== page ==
Fit like? Aberdeen police claim historical priority

Responding to our item about elderly police forces, Graeme Brown has stated the case for the seniority of Aberdeen's boys in blue. 

In Graeme's own words –

Dear Professor MacQueen,
It was with interest that I read the most recent post to the excellent Scots Law News ('Gonnae nae dae that?  Glesca polis see off Metropolitan untruths').  As a native of Aberdeen, I have to take issue with the
claim that the Glasgow police are the oldest service in Britain, if not the world.  I respectfully refer you to Professor Neil Walker's chapter 'Situating Scottish Policing' in the 1999 volume Criminal Justice in Scotland (Duff, P and Hutton, N, eds., Ashgate) where it is stated at page 96:
"The establishment in the towns of 'new police' forces of professional officers with a clear public mandate took place through a series of private Acts of Parliament at the turn of the 19th century.  Aberdeen led the way in 1795, followed by Glasgow in 1800, Edinburgh in 1805, and, in rapid progression, a cluster of smaller urban centres, until in 1833 the first public Act enabling the establishment of police forces in all royal burghs or burghs of barony was passed."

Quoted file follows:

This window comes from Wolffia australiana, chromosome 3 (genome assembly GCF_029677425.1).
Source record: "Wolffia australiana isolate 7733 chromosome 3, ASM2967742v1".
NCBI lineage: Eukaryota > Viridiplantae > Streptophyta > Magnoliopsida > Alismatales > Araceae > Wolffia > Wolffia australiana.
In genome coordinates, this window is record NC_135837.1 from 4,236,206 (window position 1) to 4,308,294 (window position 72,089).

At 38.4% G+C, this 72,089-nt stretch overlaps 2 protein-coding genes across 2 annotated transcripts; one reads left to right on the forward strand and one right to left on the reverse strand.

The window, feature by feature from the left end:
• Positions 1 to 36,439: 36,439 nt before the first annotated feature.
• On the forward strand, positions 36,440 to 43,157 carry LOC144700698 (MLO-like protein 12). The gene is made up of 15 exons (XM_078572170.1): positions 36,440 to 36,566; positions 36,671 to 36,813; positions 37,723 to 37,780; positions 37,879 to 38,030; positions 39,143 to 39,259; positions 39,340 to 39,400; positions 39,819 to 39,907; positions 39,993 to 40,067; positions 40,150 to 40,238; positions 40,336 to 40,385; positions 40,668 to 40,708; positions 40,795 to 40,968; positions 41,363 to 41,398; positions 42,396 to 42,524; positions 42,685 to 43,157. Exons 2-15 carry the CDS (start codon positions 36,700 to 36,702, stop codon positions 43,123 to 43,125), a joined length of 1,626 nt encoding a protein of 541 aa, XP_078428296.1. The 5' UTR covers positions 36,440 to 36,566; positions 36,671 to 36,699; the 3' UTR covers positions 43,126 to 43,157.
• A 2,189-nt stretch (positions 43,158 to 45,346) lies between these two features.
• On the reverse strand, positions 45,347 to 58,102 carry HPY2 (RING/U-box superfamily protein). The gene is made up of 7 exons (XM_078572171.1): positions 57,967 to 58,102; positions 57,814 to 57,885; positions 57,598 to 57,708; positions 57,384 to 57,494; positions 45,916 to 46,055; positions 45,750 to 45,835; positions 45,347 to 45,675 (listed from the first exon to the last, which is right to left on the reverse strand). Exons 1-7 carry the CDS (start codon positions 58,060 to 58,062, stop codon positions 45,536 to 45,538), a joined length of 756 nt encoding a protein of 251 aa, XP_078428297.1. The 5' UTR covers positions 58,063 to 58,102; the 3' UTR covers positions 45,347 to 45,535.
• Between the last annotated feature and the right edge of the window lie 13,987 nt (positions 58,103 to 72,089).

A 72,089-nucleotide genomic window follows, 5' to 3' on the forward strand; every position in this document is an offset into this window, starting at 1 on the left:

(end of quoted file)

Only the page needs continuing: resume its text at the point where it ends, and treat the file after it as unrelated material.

(Professor Walker was himself Professor of Legal and Constitutional Theory at the University of Aberdeen at the time he wrote this).
As such, Aberdeen's force pre-dates that of Glasgow by five years and is also three years older than the Thames River Police also referred to in the posting.  It seems that Grampian Police didn't take issue with
Glasgow's claim to be the older force.  Perhaps they were too busy dealing with Sergeant Eros/Stuart Kennedy?
Kind regards
Graeme Brown – Ph.D. student, University of Edinburgh
Graeme Brown, Solicitor
Judicial Assistant
Supreme Courts
Parliament House
11 Parliament Square
Edinburgh EH1 1RQ
Many thanks from Scots Law News, Graeme.  Now – any other bids?

Editor's PS – Professor Walker is at Edinburgh now, but possibly his intervening sojourn at the European University Institute in Florence, Italy may have enabled him to expand the scope of his research on these matters?